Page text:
In October 2018 the BBC reported that about 40% of young adults could not afford to buy one of the cheapest homes in their area even with a 10% deposit, according to a new research.
A statement which is reinforced by reporter Simon Lambert for www.thisismoney.co.uk who states “The biggest barrier to buying a home for many people – or to moving up the property ladder to a larger one – is saving the money needed for a deposit. Even if first-time buyers could save every penny they earned for six months, the vast majority still couldn’t raise a 10 percent deposit”.
The Institute for Fiscal Studies (IFS) said house prices in England have risen by 173% over two decades, but average pay for 25-34 year-olds has grown by just 19% over the same period. In 1996, 93% of those with a deposit who borrowed four and a half times their salary could purchase a home, but that fell to 61% in 2016. The IFS also said that higher rental costs – up from an average £140 a week to £200 a week in England – have “reduced the purchasing power of young adults’ incomes” and made it harder to save for a deposit.
Within the same article, reported by the BBC, Bradley Tucker, a 27-year-old recruitment worker from King’s Langley in Hertfordshire explained that he is struggling to save for a deposit. He and his partner have moved from a rented flat to a shared house, so they can start to save something. But while his dad – a bricklayer – managed to buy a house after just one year, Bradley estimates it will take them at least a decade. “On a current trajectory, the cheapest deposit is £15,000 to £20,000, so you’re looking at 10 years plus,” he told the BBC.
“For young people, it seems an almost impossible challenge. It’s a depressing outlook.”
The IFS say property prices over the past two decades have risen well above the average income, leaving ‘Generation Rent’ priced out. Rent prices are also at an all-time high nationally, making saving for a deposit more difficult.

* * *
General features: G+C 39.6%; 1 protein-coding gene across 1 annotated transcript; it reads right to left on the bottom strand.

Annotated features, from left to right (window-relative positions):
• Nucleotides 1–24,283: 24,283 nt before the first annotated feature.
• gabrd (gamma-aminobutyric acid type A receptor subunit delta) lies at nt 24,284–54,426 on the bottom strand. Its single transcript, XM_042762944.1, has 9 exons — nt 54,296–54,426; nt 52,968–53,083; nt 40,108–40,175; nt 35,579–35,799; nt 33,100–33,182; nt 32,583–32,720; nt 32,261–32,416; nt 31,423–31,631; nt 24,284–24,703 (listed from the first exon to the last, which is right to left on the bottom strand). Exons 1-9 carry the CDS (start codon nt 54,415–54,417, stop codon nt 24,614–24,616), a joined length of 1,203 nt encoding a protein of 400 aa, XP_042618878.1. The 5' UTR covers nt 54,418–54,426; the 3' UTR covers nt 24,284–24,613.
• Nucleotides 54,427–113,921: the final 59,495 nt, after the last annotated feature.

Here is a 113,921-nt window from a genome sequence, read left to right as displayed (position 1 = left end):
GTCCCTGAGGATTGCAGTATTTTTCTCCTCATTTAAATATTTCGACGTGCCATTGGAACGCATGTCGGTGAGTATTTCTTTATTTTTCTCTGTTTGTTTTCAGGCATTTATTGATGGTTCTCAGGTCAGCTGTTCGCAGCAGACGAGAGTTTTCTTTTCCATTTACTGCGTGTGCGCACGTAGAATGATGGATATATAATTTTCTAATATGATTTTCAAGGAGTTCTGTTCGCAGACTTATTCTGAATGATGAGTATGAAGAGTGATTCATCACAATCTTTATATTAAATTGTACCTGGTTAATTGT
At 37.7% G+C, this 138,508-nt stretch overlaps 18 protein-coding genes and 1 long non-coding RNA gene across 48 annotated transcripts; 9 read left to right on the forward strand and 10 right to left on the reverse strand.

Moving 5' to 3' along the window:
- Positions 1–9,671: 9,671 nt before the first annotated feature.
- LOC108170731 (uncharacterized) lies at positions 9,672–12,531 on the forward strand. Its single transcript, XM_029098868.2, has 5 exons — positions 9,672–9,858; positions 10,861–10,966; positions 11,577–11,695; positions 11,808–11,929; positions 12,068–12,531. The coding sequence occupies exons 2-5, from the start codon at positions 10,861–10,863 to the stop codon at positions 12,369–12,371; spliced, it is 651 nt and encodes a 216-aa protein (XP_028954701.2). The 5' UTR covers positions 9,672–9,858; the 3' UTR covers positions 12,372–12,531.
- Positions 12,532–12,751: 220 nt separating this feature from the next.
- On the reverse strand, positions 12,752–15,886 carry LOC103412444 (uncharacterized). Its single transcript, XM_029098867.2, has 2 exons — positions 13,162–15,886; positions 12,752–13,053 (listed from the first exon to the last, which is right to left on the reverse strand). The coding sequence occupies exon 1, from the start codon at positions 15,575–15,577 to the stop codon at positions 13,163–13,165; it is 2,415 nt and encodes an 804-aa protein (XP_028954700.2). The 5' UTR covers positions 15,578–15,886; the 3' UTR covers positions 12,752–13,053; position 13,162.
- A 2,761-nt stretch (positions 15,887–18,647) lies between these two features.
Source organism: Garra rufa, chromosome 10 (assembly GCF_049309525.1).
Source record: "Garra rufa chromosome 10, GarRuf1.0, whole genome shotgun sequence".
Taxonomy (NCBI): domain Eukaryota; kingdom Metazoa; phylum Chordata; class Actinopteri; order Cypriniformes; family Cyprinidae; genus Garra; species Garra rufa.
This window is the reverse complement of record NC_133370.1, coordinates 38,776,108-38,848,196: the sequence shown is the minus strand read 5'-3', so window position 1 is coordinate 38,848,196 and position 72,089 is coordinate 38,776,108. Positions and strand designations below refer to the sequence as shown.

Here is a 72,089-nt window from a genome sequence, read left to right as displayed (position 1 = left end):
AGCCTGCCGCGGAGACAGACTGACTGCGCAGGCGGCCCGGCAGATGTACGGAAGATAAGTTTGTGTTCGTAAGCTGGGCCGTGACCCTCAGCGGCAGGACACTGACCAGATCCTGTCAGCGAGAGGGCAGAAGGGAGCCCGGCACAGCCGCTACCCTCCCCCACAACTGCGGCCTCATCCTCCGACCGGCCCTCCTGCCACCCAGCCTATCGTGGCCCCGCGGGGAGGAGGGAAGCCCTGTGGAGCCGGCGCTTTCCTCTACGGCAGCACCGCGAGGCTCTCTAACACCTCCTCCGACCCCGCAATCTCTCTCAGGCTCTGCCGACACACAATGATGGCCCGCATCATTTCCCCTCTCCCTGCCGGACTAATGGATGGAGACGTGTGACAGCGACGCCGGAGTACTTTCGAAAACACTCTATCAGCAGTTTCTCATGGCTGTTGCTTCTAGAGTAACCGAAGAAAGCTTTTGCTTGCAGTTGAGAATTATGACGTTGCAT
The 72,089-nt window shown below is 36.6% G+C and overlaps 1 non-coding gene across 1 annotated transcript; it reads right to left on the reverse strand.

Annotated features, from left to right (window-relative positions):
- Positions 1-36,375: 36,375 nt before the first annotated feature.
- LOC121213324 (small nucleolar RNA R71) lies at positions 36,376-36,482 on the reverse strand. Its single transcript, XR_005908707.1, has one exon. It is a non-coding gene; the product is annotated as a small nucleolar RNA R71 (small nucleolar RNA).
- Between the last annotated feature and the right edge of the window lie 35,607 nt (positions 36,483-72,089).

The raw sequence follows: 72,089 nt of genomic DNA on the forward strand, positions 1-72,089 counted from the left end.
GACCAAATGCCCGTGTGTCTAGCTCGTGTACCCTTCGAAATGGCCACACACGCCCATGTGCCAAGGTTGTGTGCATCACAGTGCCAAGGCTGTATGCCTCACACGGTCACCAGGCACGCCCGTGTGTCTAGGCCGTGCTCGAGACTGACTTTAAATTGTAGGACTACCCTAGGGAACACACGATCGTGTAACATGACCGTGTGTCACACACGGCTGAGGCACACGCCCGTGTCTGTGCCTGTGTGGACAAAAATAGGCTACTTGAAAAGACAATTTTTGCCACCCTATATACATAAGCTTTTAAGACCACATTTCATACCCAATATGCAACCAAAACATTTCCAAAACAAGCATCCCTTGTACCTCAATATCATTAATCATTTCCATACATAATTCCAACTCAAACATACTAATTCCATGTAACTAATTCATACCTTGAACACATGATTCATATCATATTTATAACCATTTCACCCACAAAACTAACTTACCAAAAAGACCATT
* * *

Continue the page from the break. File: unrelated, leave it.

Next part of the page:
‘Many young adults cannot borrow enough to buy a cheap home in their area, let alone an average-priced one,’ coauthor of the IFS study, Polly Simpson, told The Evening Standard.
One think tank has suggested that the government should give UK private renters a chance to buy their home by rewarding landlords who sell to long-term tenants.
The IFS said: ‘Increasing the supply of homes and the responsiveness (or elasticity) of supply to prices is crucial. Planning restrictions make it hard for individuals and developers to build houses in response to demand. Easing these restrictions would reduce (or at least moderate) both property prices and rents, boosting homeownership and benefiting renters who may never own.
We are extremely proud that our Rent to Buy Initiative is a true, affordable housing scheme which provides a natural spring board for the “New Generation Renter’s” to be able to buy their own home within their current means whilst maintaining a decent standard of living.